Sometimes, when you buy something you want, the company making it will throw in an extra, whether you want it or not. If it’s a model, it could be some extra weapons or a different cockpit, and if it’s a large Transformer city from the 1980’s, then it’s usually some little robot that turns into a little car or something. It’s not always what you want, but it’s kind of neat and it’s better than nothing. Usually, though, these “extras” are not all that great on their own.
However, Bandai is never one to leave its legion of fans wanting. Not only did they finally decide to make the GM Sniper II in HGUC form, they also decided to include an extra in the box! In this case, it was a small worker mech, the name of which escapes me. This little “bonus kit” is very simple, with only 9 parts and only 2 points of articulation. However, it is in scale (1/144) with the HGUC line, and it is nicely detailed.
The question is, what do you really DO with a mech that size? Well, if you’re like me, and you have a 1/144 Gundam Christmas diorama on the brain, you know EXACTLY what to do with it! “What do you mean?” you ask? Well, think about it! What is Christmas-y, smaller than other beings and kind of cute and rotund, just like a mini-Santa? Why, it’s an Elf, of course! As soon as I saw the GM Sniper II came with this little mech I was more excited about the “bonus” than the main kit. With this “Elf Mech”, I am one step closer to rounding out my Christmas Display.
The worker mech, henceforth just referred to as “the Elf”, is very simple, and as I said has only 9 pieces. However, even THIS little guy has options. It has a choice of two different kinds of arms and two different kinds of searchlights. One type of arm is like an industrial robot, with a two-jaw gripper, and the other is more like a normal MS arm. One type of searchlight is square, and the other round. Depending what options you choose and where you put the lights, you can get quite a different effect.
The Elf is moulded in orange plastic but I don’t know why. The instructions call for one version to be greenish, and the other orangey, but neither is like the plastic. That’s why this guy is a bonus! If you want him to look good, you’re going to have to work for it, I guess. The moulding is nice, but very basic. There aren’t any clear parts or polycaps on this thing, the arms just snap into place as do the legs. However, the arms are ball-jointed at the shoulders, which is nice.
Building and Painting:
There are several shortcomings on this little kit, though. For one thing, the backs of the “cans” on the shoulders are hollow, and need to be filled. I used a bit of Aves Apoxie Sculp for this. It adds a bit of weight to the top and back of the mech, but it doesn’t seem to affect its balance. This little work suit is actually very stable! In addition, the skirts over the tops of the legs have clearly marked “holes” in them for lightening them, but they’re solid. You can sort of make them look like holes by applying black marker to the circles to make them look “hollow”.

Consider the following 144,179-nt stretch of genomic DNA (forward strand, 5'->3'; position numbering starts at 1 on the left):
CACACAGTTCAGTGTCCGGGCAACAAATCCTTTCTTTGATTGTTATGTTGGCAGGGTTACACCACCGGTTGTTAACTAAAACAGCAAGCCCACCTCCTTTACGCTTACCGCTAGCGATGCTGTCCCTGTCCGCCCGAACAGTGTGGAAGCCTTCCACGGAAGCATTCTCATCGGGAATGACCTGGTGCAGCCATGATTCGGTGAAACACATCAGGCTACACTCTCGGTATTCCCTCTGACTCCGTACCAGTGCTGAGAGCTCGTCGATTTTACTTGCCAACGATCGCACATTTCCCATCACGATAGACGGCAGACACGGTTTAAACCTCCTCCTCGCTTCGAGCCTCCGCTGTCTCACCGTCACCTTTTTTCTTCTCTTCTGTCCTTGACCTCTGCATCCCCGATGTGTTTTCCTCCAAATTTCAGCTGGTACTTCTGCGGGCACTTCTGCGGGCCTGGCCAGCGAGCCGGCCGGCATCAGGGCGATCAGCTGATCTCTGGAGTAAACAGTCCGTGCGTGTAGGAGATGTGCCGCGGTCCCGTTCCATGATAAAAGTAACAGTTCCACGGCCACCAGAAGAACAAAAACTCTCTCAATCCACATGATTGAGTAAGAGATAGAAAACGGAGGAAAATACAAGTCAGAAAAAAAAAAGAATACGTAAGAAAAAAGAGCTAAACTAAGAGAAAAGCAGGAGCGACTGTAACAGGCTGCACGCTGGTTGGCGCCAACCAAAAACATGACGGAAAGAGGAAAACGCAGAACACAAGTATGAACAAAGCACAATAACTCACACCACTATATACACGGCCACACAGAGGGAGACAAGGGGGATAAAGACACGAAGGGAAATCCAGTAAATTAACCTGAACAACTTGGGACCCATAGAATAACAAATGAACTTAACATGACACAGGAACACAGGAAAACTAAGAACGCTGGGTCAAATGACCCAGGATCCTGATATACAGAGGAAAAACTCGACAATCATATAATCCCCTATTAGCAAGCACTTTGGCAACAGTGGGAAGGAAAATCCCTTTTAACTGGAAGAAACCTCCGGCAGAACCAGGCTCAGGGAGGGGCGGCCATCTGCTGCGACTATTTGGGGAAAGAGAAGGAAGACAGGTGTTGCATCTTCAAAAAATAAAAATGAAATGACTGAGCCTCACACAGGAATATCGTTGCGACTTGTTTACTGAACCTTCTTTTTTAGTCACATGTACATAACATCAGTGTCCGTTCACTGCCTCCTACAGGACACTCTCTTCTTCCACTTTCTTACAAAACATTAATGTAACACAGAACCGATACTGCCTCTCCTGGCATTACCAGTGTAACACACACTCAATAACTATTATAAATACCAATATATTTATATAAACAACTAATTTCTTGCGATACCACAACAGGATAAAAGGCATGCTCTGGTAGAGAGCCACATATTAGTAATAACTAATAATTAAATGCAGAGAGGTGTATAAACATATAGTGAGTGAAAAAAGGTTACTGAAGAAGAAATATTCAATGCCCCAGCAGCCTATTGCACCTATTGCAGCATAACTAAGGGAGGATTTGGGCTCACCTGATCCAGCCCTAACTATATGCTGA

This sometimes works on larger kits with smaller holes. However, these holes are very prominent, and the best way to make them look good is to actually drill them out. That’s what I did, and it worked out awesomely. It adds a whole new dimension to the kit, and makes it look a lot less like a simple bonus figure. I also used my pin vise and tiny drills to deepen the “holes” in the feet, crotch and back-mounted pod thingy.
I chose the more humanoid arms for the Elf because I wanted it to look as “normal” as possible. I did, however, chop off the one spotlight mounting post on the one shoulder. I elected to use both body mounted pylons for more symmetry.
The paint scheme I chose was red and green, more or less what you’d expect for an Elf, right? I didn’t want all green, because he’s not supposed to be cammoed, but all red would have been a bit much given the Santa Gundam and Sled Jabber. I used the same green as I use on my Gundams’ rifle sights and eyes, which is a modified MMA Gloss Green. The red was MMA Guards Red. I did the skirts in gold with a wash of Devlan Mud from Citadel; I find the brown in the wash really brings up the gold tones, so long as it is put on very thin.
I painted the exposed mechanical bits of the legs, as well as the cabling and manipulators using MMA Steel; the “high heels” on the feet are in MMA Jet Exhaust. These components were given a light wash of both the Devlan Mud and Baddab Black to make them look more realistic. To make the mech match its other Yuletide compatriots, it was satin coated with a fairly dull mixture of Delta Ceramcoat Matte varnish.
The next question became exactly what to do with this little guy. Well, Elves are known for making toys, but that wasn’t going to work. However, they’re basically also the guys who pack the sleigh for Santa, and since I have both a Santa and a Sled, it was a perfect fit! I found that the Elf was able to securely grasp one of the larger presents like on the Sled Jabber, so I just left him clutching it. It hasn’t fallen out yet, and it makes the Elf look properly busy and useful all at once!
The little work mech may not look like much in the pack, nor may it take much time to build, but it’s a cute little doodad and I’m really glad to have one. I wish they’d sell a box of them (like 8 to a box), since they’re pretty useful for a lot of things.
It might not be a kit you want to enter into a hardcore show, but it’s fun and easy to do; a great piece to give to a junior modeller, perhaps, so they can assemble something while you’re building your GM Sniper II! It’s also well detailed enough that it will make for a good painting exercise for anyone wanting to try something new.
I was pleased that a few simple tricks could really bring this little guy to life, and he’s a valuable part of my overall Gundam Christmas Diorama. What more could I want for free?